The premiere was held on Saturday night, November 28. The opening was a benefit for the Damon Runyon Fund for Cancer Research.
The 58 pieces Duchamp and Bonnefoy chose were meant to be more representative of the surrealist movement "from 1913 to today." In one gallery five electric clocks hung from the ceiling. There was also "an ancient typewriter" and an old time clock with which guests at the premiere punched their invitations upon entering. There was a length of garden hose, to be spread around "as a good-natured hazard." A toy electric train circled a track set up in one of the gallery's Madison Avenue windows, pulling cards marked with the names of the surrealists in the show.
My favorite part of the exhibit: From concealed speakers set up around the galleries, came a recording...of a child's piano practice, mistakes and all.**
Another report**** says that the show was organized by Andre Breton, who of course wrote the first surrealist manifesto in 1924 and still by then presided over surrealism's followers in Paris.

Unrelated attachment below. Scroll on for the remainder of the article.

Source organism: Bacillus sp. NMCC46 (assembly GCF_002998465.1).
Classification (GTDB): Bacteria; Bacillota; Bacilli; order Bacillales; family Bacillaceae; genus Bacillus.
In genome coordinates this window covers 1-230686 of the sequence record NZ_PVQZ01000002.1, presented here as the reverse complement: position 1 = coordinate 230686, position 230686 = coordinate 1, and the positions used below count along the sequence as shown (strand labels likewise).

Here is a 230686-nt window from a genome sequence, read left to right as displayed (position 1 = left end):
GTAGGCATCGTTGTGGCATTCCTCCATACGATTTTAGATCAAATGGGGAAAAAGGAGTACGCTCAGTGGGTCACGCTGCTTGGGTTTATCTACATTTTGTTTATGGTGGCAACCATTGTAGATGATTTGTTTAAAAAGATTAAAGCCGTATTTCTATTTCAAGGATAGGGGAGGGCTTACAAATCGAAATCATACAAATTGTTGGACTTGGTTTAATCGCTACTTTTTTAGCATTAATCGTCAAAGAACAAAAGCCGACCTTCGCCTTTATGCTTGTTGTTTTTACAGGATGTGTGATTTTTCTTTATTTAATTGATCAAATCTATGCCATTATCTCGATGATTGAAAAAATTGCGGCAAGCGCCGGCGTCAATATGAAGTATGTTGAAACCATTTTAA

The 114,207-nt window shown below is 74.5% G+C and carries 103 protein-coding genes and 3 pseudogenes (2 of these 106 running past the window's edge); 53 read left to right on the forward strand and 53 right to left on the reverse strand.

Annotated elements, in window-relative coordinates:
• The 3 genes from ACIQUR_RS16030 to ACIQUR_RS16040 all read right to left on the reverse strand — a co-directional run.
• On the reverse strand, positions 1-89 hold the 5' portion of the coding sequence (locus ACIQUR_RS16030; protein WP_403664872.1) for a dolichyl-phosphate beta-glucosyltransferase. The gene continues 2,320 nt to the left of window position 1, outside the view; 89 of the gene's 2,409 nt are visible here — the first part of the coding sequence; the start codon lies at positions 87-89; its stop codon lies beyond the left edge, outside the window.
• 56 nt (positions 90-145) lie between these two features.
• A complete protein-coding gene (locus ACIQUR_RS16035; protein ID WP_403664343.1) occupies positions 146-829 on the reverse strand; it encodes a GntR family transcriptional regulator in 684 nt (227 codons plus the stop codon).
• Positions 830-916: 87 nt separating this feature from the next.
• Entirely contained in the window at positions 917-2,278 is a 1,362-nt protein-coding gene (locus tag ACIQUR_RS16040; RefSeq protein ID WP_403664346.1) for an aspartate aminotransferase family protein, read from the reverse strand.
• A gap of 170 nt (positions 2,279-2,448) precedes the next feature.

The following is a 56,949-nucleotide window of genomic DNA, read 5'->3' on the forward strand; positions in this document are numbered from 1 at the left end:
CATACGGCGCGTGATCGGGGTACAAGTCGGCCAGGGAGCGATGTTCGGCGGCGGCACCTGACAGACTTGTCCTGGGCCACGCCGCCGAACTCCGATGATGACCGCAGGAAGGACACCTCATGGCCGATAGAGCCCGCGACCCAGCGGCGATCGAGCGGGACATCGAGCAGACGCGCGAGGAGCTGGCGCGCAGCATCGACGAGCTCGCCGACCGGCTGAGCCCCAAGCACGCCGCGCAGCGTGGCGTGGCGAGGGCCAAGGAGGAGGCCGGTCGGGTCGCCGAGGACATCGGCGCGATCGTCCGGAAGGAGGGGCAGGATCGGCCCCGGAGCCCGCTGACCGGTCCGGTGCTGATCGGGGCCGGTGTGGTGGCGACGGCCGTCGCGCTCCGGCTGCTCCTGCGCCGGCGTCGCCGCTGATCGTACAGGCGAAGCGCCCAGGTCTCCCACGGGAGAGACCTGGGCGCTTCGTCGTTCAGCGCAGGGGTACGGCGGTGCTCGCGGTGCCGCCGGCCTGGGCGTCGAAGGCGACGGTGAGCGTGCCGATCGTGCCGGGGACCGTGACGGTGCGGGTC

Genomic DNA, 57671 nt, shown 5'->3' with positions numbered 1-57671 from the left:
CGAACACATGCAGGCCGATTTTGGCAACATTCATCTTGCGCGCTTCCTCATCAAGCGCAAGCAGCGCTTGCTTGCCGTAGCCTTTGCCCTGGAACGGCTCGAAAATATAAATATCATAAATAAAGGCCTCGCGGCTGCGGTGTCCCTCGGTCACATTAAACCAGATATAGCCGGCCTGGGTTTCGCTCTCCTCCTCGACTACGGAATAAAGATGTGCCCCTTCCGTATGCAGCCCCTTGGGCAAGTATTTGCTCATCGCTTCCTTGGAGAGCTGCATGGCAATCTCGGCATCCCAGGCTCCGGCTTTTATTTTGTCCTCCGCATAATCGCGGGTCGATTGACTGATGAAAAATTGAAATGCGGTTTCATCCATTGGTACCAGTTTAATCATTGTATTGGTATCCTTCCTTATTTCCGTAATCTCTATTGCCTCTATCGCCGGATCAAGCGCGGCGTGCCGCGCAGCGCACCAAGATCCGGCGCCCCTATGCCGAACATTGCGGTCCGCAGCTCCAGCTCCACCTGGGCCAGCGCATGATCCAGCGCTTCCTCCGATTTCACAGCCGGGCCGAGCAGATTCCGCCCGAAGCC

Recent painters whom we don't normally call surrealist were included in the show: Jasper Johns, Robert Rauschenberg. The New Yorker***** critic said somewhat oddly of Rauschenberg: "surely a Dadaist, if I ever saw one."
Generally critics in 1960 either gloated over the fact that surrealism no longer shocked the middle classes or tsk-tsk'ed that "what once seemed sick now seems strangely sane."
What interests me about the state of surrealism in 1960 is the conclusion drawn with such certainty by the New Yorker critic: "[I]t might be said that instead of Surrealism's taking over America, America took over the Surrealists."
* "Questions of Meaning," NYT, Apr. 10, 1960, p. X13. ** NYT, Nov. 28, 1960, p. 36. *** Newsweek, Jan. 18, 1960, pp. 87-88. **** Time, Dec. 12, 1960, p. 81. ***** New Yorker, Dec. 10, 1960, p. 200.